on Nov 5, 2015 at 10:19:07 am

Sounds to me a bit like your right on the edge of either transmitter input overload, or input of the recorder camera overload. It seems to occur on peak transients. If the cameras I can see in the picture are the recorders then they look like DSLRs and so id be looking there (as I have a very LOW opinion of DSLR audio capability in general).

Are you going into cameras as XLR or are you converting down to something horrible like a 3.5mm jack?
Peter

Post Production Dubbing Mixer


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Craig Alan
Re: Static sound issue with Sennheiser ew 100 g3 and Zoom h4n
on Nov 6, 2015 at 2:05:48 am

He said he's recording on a Zoom H4n.

Mac Pro, macbook pro, Imacs (i7); Canon 5D Mark III/70D, Panasonic AG-HPX170/AG-HPX250P, Canon HV40, Sony Z7U/VX2000/PD170; FCP 6 certified; FCP X write professionally for a variety of media; teach video production in L.A.


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Ty Ford
Re: Static sound issue with Sennheiser ew 100 g3 and Zoom h4n
on Nov 6, 2015 at 2:45:44 am

Hello Inanc and welcome to the Cow Audio Forum.

Sounds are similar. The first one sounds like an RF hit.

The second on happens on a sibilant syllable.

How to reduce these? For RF, Move the receivers closer to the transmitters and cable back to the mixer or camera.

If your speaker is overly sibilant, try hanging the mic upside down on them. so the mic is aimed away from their face.
Try a different mic, Try a different speaker. Some people have very sibilant voices and they are extremely difficult to record without artifacts.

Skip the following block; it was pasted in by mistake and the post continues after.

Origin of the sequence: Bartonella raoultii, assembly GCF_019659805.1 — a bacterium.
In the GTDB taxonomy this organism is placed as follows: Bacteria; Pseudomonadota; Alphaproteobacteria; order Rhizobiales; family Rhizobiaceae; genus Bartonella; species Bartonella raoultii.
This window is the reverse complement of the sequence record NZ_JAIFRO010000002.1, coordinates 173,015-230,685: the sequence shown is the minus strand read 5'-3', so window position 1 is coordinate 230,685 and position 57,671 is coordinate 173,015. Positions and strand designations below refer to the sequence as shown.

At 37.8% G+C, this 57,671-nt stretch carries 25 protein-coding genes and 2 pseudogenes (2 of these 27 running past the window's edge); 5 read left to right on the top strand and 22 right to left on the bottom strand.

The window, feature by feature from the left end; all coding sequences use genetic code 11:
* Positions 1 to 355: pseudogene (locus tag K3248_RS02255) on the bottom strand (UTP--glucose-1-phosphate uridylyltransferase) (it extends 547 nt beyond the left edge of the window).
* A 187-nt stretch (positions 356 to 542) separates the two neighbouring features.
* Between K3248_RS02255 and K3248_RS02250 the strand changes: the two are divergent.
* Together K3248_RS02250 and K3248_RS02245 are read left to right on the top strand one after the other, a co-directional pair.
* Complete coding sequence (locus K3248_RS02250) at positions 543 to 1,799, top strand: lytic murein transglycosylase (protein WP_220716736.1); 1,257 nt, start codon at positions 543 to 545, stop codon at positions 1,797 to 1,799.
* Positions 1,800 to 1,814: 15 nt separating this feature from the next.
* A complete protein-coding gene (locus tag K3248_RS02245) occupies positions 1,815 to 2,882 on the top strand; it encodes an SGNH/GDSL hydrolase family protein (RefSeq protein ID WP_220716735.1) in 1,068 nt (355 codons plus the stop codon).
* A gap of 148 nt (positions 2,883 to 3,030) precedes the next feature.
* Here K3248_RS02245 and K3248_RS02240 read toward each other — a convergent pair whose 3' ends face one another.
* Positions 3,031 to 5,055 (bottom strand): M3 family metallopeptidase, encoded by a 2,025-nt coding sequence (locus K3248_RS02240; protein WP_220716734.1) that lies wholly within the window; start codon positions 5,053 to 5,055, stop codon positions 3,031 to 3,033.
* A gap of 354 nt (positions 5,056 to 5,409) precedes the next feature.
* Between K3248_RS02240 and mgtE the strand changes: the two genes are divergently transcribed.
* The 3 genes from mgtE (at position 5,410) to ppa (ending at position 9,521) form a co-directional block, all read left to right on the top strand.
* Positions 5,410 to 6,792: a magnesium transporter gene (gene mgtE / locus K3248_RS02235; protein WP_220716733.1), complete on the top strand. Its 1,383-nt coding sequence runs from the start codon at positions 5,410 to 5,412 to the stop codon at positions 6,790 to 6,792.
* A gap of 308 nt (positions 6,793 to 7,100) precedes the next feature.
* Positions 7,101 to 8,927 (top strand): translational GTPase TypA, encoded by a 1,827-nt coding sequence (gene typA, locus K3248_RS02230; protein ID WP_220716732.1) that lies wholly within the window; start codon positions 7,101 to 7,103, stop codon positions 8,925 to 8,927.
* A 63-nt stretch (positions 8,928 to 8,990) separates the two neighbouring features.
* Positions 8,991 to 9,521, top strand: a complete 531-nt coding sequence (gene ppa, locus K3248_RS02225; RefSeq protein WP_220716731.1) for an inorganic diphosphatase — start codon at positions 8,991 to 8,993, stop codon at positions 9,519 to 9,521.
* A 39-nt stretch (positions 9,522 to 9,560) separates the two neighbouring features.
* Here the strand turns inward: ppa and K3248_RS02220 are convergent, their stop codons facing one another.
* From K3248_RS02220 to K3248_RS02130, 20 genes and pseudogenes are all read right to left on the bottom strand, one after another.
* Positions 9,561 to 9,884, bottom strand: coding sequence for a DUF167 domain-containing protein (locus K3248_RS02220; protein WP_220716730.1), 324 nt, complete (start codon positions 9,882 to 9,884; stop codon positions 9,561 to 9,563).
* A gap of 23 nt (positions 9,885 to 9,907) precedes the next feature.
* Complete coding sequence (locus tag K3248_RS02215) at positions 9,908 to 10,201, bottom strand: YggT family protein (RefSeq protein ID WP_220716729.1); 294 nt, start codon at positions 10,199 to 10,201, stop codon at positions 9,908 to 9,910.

Regards,

Ty Ford
Cow Audio Forum Leader

Want better production audio?: Ty Ford's Audio Bootcamp Field Guide
Ty Ford Blog: Ty Ford's Blog


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Rob Neidig
Re: Static sound issue with Sennheiser ew 100 g3 and Zoom h4n
on Nov 6, 2015 at 4:16:09 pm

Just as another idea, I know I have worked with some of the Sennheiser units in the past that were very sensitive if you touched the receiver's antenna. That would create just the sort of RF crackle you have. That is easy to have happen if you have several units all crammed into a sound bag and you have fat fingers like mine. You can touch one of the antennas while trying to reach to turn a gain knob. Just another idea... good luck!

Rob Neidig
R&R Media Productions
Eugene, Oregon


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inanc tekguc
Re: Static sound issue with Sennheiser ew 100 g3 and Zoom h4n
on Nov 10, 2015 at 1:49:34 pm

Thank everyone for all your responses.

These sounds are happening in 3-4 of about 20 talks given in the same room. I don't know if it eliminates some of the potential culprits.